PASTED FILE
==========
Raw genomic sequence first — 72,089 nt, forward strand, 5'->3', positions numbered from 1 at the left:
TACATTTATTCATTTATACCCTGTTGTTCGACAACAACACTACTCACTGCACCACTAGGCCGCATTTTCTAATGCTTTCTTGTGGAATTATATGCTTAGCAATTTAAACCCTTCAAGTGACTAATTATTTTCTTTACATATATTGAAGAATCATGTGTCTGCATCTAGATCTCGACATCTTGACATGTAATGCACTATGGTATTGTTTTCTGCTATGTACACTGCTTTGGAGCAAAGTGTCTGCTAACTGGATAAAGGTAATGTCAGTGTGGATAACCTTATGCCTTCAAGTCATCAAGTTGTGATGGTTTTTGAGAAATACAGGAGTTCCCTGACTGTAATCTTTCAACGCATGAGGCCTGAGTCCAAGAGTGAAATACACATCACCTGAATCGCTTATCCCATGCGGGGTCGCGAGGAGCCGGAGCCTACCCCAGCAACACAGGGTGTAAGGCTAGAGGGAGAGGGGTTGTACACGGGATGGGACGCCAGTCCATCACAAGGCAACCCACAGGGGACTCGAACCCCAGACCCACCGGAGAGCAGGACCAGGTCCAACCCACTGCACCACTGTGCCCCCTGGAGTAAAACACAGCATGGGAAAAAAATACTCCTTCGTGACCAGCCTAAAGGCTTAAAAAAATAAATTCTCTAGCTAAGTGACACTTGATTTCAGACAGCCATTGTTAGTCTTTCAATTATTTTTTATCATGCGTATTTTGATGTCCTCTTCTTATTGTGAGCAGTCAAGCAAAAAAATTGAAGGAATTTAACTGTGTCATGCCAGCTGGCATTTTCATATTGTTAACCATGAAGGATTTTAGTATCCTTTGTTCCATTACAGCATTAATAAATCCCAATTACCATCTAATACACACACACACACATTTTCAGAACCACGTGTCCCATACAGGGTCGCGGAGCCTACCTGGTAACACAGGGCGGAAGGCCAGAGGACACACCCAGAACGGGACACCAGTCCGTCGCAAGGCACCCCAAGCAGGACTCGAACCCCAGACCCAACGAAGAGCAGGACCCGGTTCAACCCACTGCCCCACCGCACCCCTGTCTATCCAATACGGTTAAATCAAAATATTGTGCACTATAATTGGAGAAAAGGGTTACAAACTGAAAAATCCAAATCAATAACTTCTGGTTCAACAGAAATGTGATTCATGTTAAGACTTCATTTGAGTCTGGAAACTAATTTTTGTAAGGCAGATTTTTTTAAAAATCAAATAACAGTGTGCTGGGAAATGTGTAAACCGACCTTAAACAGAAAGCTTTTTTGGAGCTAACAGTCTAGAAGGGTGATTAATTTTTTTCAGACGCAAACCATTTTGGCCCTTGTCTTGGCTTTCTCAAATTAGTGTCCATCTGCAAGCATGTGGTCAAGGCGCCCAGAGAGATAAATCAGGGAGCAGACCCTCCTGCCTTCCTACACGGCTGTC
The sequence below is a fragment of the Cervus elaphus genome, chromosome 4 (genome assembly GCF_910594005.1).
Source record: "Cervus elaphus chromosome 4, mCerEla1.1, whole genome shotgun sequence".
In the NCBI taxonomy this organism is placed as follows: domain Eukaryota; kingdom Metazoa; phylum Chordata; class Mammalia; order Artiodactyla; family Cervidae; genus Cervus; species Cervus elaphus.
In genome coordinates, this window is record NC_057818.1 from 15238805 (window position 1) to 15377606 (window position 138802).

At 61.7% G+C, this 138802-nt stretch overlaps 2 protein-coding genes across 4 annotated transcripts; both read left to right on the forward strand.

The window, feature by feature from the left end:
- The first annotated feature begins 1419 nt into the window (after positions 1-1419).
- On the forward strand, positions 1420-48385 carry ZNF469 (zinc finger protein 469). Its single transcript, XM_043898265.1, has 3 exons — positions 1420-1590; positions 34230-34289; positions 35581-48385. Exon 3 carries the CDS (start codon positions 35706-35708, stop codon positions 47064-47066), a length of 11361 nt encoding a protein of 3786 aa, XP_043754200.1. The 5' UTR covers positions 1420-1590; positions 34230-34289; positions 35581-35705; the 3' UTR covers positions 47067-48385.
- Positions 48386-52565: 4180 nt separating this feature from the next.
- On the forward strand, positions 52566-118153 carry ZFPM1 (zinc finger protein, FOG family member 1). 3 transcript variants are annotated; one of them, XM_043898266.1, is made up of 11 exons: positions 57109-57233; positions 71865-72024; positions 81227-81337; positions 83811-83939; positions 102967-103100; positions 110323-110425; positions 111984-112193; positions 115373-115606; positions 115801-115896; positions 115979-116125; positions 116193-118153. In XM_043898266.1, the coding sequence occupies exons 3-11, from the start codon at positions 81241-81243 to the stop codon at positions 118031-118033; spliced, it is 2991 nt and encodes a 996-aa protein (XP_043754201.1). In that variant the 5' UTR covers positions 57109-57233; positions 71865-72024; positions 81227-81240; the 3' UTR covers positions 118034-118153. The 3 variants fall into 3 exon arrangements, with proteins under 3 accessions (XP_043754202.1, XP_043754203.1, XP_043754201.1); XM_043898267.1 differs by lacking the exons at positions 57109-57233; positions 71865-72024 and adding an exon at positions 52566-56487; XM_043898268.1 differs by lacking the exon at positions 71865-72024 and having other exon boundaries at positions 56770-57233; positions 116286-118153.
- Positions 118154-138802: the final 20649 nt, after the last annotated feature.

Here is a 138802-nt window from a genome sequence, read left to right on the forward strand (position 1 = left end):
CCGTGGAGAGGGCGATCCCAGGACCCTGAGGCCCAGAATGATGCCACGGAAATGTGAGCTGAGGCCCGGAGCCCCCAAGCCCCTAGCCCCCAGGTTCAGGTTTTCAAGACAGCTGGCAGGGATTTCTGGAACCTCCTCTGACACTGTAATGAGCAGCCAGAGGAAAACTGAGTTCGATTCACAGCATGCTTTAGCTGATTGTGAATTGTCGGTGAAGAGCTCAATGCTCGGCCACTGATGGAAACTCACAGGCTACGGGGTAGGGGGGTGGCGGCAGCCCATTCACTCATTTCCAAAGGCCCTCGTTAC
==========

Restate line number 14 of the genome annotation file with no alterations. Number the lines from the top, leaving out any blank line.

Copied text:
Here is a 138802-nt window from a genome sequence, read left to right on the forward strand (position 1 = left end):